George III mahogany and brass bound hexagonal wine cooler, from Edinburgh. The hinged lid is above plain panels with three brass bands and side carrying handles. The stand has square tapering legs headed by brackets and ending in brass castors.
This pattern of wine cooler is particular to Edinburgh. Its small identifying features are the ‘hollow brackets’ at the tops of the legs and the astragal moulding on the lid and bottom of the frame. They were designed for use in the dining room, unlike the rectangular lockable ‘liquor case’ or ‘guarduvin’ that was used for drawing room drinking or simply secure storage of bottled alcohol anywhere in the house.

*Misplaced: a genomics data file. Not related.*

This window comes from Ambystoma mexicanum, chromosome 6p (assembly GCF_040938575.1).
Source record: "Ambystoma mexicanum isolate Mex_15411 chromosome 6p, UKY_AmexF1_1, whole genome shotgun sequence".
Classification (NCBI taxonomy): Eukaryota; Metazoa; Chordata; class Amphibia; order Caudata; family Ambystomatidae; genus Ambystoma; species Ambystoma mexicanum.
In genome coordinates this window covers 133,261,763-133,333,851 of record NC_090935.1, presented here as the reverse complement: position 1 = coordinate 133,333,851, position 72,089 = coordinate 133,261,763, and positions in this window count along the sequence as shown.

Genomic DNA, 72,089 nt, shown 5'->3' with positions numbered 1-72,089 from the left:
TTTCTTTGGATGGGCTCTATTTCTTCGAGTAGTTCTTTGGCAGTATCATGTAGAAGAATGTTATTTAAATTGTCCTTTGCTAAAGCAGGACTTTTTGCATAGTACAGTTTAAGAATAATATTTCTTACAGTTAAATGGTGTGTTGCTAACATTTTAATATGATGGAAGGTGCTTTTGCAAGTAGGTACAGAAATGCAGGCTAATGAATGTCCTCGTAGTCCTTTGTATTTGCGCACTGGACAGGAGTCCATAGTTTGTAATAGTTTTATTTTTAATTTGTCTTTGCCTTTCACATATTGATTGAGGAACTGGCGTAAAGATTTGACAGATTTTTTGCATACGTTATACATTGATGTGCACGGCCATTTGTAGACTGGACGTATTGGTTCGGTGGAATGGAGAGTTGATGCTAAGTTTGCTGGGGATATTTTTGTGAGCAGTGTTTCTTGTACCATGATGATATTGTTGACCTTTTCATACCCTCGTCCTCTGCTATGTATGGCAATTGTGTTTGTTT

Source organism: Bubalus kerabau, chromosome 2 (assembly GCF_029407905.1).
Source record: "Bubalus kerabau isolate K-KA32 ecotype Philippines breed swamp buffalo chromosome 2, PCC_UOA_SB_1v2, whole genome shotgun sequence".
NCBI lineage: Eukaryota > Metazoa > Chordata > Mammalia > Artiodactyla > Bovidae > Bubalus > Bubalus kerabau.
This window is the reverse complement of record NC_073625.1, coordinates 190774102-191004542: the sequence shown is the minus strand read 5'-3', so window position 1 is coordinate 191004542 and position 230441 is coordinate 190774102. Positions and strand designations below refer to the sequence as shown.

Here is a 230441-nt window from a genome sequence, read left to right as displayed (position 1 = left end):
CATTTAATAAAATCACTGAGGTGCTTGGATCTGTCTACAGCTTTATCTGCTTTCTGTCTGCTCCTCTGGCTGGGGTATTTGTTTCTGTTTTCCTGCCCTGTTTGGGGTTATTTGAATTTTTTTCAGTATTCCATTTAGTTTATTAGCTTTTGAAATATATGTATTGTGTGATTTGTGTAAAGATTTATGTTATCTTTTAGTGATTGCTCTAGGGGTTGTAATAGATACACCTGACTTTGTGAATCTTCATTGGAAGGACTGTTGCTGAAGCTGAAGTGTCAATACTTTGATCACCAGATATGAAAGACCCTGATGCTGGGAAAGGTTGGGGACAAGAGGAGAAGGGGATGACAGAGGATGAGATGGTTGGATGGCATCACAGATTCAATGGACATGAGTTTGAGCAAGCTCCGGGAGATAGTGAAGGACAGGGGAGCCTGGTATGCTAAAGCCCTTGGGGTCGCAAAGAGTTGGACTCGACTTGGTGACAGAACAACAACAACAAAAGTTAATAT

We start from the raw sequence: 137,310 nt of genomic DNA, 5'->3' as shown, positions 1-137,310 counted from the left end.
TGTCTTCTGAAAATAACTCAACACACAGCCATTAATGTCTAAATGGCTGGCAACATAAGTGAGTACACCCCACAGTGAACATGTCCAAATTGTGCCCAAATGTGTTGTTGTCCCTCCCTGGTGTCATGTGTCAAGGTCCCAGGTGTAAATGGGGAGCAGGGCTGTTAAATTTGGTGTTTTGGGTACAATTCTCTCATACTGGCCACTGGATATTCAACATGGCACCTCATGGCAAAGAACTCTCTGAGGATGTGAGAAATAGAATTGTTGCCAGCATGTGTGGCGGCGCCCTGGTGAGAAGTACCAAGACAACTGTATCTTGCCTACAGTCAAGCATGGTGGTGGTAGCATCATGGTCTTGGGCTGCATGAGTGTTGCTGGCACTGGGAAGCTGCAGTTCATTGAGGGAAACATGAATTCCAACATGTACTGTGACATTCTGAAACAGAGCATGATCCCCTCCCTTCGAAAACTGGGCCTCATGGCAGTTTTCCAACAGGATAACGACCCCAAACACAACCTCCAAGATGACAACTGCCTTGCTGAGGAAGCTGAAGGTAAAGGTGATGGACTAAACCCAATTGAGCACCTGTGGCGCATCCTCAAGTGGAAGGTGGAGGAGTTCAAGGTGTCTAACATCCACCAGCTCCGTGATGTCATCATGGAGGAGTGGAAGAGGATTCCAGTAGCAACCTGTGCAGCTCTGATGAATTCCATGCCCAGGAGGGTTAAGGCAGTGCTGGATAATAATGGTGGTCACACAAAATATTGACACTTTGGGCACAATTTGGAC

From The Edinburgh Cabinet and Chair Makers’ Books of Prices 1805-1825, New Introduction by David Jones, Kirk Wynd Press, Cupar, 2000
“The small identifying features of this case for bottles of wine are the ‘astragal at the edge of the top’, the ‘astragal on the bottom edge of the frame’ and the ‘small hollow bracket on each side of the legs’, all extras that appear in the 1805 price book.”
This is accompanied by a similar brass bound cooler to our above example; by Young and Trotter, 1787, Newhailes Midlothian – from the National Trust for Scotland
In 1805, the sarcophagus shaped wine cooler became the more desirable style, as it was specially adapted to fit underneath a sideboard.
- 71cm high 48cm wide x 41.5cm deep